This study reports on aspects of a larger study of over 600 Japanese high school students taken from ten schools in one prefecture and their attitudes towards learning English as a foreign language (Ingram, Kono, O'Neill & Sasaki, 2008). It compares the cross-cultural attitudes of those who performed highly on the STEP Test with those who had low performance on the STEP Test Students rated seventeen items on a semantic differential scale to elicit their attitudes towards English speaking people, Japanese people, European people, Asian people, the Japanese, Indigenous Ainu people, their own English language teachers and themselves. They also provided their opinions about cultural diversity in society, foreign language learning and their preferred ways of learning EFL at school. Based on percentage positive response ratings the results showed that those students who had achieved higher levels of English proficiency on the STEP Test tended to be more positive towards English speaking people and Europeans in general, and to a little extent more critical of their own culture, Asian people in general and themselves but in some respects more positive towards the Ainu people. There was also evidence of students who had higher proficiency levels recognising the need to engage more frequently in learning experiences that involved the English language and culture, and meaningful communication.
Key words: Cross-cultural attitudes, English as a foreign language, Language Policy, Language testing, High School Students
This research is a part of a much larger study of Japanese high school students' and their teachers' cross-cultural attitudes and opinions about language and culture, and language learning and teaching as reported in Ingram, Kono, O'Neill and Sasaki (2008)1. Such research is important because those working in the global field of English as a foreign or second language (EFL/ESL), together with the languages education policy and syllabus documents typically expect language learners will develop favourable attitudes towards the language and culture of the language being learned (the target language). The present paper2 explores the responses of two sub-samples of the main study to consider in more detail whether these Japanese high school students' crosscultural attitudes and opinions about language learning differed on the basis of their level of English language proficiency as categorised by their self-reported STEP Test results. The responses of students with higher English language proficiency levels were compared with those of students with lower English language proficiency levels.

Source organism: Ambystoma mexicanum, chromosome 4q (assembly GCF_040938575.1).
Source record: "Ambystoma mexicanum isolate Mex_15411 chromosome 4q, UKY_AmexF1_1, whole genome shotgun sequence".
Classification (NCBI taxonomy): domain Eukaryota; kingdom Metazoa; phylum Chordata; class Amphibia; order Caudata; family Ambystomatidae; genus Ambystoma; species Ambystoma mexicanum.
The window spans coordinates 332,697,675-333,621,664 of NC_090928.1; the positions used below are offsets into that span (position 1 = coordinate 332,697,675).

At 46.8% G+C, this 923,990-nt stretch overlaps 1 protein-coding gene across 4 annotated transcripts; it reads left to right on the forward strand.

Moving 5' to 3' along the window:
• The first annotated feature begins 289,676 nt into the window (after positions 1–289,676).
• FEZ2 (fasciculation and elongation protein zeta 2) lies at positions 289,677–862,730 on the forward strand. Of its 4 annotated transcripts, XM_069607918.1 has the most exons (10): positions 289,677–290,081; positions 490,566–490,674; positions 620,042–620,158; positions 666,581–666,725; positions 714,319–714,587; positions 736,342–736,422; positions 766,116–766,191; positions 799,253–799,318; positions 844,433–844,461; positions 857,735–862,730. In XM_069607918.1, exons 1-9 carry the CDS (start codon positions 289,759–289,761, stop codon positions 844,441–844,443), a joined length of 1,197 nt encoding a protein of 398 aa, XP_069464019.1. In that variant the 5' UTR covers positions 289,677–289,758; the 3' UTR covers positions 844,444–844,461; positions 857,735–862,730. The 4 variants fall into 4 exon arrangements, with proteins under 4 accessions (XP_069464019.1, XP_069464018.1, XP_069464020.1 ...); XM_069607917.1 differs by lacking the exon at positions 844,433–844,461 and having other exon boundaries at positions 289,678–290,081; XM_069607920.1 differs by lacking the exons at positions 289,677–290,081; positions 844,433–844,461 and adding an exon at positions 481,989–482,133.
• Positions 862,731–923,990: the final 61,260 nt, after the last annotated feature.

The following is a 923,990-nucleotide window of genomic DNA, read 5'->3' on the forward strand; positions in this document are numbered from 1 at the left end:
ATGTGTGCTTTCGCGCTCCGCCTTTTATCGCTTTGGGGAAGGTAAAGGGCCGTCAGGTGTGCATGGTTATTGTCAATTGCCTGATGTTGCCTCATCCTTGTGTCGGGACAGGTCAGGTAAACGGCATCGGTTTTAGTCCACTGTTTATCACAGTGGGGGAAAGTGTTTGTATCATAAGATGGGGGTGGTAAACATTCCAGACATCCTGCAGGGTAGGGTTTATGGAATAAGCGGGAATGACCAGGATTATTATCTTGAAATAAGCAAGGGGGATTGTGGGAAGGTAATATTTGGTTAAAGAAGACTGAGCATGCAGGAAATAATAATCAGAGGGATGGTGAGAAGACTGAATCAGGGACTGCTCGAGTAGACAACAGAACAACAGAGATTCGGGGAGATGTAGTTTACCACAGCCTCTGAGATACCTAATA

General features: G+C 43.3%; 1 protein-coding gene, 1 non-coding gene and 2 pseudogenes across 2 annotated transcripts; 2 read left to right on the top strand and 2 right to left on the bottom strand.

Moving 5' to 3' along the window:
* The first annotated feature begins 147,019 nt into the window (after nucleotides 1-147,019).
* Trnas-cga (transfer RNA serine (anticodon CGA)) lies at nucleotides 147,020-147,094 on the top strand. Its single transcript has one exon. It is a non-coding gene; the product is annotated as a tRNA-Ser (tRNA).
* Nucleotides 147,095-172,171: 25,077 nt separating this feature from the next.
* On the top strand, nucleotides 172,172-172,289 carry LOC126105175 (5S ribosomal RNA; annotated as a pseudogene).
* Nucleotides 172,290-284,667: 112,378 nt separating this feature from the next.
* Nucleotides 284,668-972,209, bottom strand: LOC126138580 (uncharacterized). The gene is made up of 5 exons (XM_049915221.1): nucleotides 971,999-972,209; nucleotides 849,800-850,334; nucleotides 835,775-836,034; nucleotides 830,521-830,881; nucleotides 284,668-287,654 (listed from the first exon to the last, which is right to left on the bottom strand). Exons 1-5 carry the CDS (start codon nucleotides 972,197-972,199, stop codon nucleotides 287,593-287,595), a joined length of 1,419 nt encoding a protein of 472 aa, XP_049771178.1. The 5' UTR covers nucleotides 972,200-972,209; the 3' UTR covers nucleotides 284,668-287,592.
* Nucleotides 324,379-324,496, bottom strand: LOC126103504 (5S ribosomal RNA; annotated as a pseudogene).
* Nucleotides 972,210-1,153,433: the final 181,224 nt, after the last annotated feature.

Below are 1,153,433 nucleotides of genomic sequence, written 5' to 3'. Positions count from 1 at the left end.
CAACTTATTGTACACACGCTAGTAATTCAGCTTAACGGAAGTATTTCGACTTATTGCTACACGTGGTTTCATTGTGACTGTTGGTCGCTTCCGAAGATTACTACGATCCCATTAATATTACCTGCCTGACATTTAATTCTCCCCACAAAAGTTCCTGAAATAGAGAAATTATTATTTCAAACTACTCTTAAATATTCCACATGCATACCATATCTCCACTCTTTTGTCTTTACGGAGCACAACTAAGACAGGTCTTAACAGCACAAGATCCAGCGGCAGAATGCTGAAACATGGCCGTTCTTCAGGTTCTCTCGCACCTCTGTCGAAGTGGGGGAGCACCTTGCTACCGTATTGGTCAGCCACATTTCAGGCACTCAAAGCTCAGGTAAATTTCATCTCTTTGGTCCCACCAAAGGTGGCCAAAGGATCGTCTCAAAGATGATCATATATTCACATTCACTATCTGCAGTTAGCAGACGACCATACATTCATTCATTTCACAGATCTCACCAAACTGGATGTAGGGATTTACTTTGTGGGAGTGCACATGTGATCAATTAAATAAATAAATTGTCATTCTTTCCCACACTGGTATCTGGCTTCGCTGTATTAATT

Current issues in languages teaching
Methods and approaches to teaching languages have changed dramatically over the years with contemporary pedagogy advocating an eclectic approach that may draw upon the most effective aspects of past and recent teaching and learning strategies. Importantly, since the advent of the communicative approach (Canale & Swain, 1980) which recognised the necessity for languages learners to be involved in authentic, purposeful/meaningful communicative tasks and assessment, the additional need for intercultural literacy has been established (Kramsch, 2002; Nault, 2006).
O'Neill and Gish (2008, p. 226) state:
Language learning materials and resources should assist language learners to identify and understand their own culture and thinking as well as the culture and thinking of the target language. Intercultural literacy as a basis for effective cross-cultural communication demands an awareness of cultural and linguistic diversity, the ability to reflect on one's own language and culture and that of the target language.
This acknowledgment and emphasis on intercultural literacy for effective cross-cultural communication has provided a new impetus for all teachers who are involved in teaching students from diverse linguistic and cultural backgrounds to acquire the appropriate knowledge and pedagogical skills to be effective. …